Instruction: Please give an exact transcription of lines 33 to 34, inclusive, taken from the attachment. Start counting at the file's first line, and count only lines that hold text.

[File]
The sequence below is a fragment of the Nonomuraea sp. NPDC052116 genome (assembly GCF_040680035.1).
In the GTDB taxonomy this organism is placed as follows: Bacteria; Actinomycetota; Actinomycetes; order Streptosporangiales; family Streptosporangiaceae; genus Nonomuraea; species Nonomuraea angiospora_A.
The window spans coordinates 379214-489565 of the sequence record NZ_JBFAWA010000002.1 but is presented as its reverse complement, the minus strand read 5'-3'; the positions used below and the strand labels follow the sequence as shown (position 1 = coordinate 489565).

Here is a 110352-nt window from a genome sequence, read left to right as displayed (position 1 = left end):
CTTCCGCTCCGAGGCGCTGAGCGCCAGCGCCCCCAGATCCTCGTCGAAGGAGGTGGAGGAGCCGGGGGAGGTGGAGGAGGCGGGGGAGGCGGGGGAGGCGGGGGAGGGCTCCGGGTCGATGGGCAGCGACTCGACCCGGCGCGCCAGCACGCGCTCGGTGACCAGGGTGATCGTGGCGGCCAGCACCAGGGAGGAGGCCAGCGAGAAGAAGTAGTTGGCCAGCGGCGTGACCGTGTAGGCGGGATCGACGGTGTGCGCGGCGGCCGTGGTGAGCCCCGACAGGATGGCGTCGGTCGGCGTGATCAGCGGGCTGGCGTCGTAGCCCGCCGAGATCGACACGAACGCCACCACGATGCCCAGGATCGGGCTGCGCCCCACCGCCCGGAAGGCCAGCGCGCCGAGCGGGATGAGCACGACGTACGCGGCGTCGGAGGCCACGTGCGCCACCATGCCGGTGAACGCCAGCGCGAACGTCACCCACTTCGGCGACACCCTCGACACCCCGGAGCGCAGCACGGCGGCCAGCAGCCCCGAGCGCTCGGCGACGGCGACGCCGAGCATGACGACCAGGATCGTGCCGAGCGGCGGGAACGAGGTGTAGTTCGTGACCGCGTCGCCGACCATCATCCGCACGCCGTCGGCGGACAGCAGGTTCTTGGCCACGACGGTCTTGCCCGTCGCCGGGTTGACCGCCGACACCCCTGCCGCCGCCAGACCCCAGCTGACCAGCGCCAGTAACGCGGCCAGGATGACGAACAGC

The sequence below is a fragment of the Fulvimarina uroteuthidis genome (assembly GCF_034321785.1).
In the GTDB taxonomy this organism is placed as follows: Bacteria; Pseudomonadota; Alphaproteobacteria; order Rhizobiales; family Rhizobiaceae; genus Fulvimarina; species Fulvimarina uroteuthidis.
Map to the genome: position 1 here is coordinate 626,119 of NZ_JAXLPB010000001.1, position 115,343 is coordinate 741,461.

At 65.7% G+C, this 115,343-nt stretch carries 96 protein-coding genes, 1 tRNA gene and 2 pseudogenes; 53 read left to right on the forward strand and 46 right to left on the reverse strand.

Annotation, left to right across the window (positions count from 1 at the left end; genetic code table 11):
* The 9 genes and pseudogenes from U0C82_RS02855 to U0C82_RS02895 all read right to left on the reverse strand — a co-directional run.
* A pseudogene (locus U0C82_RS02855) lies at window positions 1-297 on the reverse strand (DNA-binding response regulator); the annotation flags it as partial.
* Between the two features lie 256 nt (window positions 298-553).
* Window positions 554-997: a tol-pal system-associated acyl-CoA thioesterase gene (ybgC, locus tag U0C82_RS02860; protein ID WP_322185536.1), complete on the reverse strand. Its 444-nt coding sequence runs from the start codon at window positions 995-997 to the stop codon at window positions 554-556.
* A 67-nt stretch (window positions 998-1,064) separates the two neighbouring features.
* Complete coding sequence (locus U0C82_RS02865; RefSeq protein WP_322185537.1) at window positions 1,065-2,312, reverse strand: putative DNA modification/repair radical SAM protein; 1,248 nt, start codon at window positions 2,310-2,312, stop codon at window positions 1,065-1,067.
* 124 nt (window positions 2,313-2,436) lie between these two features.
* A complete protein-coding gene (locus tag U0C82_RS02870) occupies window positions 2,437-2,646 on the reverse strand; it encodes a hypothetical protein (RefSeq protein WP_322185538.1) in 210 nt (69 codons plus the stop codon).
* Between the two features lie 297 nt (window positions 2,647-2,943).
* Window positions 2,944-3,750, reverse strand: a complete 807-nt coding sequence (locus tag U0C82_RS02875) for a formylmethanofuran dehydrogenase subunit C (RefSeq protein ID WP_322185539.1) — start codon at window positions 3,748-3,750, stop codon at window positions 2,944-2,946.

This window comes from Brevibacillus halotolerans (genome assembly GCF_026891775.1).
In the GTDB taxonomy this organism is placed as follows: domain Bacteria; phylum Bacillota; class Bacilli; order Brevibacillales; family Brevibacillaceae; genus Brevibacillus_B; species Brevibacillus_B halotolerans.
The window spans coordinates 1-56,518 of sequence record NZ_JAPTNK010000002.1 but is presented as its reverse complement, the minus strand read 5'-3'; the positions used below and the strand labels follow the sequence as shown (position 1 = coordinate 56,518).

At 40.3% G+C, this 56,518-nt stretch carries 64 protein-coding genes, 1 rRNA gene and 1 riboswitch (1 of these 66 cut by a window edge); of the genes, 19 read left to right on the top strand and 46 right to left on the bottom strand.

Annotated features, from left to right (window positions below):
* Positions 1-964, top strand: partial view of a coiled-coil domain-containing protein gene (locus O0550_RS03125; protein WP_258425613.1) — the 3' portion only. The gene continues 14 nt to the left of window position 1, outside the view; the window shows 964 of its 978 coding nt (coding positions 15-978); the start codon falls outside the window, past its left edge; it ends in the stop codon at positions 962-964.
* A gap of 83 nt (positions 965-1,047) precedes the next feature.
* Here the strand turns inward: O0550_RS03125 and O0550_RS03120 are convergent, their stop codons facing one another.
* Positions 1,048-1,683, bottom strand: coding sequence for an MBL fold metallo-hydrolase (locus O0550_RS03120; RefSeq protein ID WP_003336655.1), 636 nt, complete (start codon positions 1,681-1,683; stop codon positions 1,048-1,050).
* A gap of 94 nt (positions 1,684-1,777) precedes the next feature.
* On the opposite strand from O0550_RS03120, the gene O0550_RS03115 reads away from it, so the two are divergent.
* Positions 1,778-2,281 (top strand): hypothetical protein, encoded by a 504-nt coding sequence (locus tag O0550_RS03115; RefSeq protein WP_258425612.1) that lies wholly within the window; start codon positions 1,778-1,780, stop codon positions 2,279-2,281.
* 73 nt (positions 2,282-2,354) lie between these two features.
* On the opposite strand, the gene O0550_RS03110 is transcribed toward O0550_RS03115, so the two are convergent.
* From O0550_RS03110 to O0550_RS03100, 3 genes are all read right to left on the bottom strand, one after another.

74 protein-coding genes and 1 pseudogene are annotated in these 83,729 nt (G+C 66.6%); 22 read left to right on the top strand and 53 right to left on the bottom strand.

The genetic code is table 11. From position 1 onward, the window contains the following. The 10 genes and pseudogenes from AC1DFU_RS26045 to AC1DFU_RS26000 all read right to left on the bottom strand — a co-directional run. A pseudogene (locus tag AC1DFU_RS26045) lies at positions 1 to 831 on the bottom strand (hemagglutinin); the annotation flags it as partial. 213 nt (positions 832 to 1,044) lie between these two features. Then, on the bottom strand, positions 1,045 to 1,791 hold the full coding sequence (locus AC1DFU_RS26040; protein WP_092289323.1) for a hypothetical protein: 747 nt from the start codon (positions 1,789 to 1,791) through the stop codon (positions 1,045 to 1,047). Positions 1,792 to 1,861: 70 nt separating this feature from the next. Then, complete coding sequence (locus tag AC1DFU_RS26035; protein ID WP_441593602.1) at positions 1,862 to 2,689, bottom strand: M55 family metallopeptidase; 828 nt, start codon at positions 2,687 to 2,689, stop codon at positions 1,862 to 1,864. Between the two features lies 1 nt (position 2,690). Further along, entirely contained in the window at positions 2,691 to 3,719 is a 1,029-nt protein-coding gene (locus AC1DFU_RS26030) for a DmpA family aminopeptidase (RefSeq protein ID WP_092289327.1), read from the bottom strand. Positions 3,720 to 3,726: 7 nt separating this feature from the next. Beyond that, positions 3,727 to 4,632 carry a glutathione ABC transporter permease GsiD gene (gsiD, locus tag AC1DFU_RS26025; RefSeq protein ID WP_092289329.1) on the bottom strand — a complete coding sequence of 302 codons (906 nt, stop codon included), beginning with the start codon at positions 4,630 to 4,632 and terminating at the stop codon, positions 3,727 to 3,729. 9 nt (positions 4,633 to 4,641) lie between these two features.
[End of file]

* 73 nt (positions 2,282-2,354) lie between these two features.
* On the opposite strand, the gene O0550_RS03110 is transcribed toward O0550_RS03115, so the two are convergent.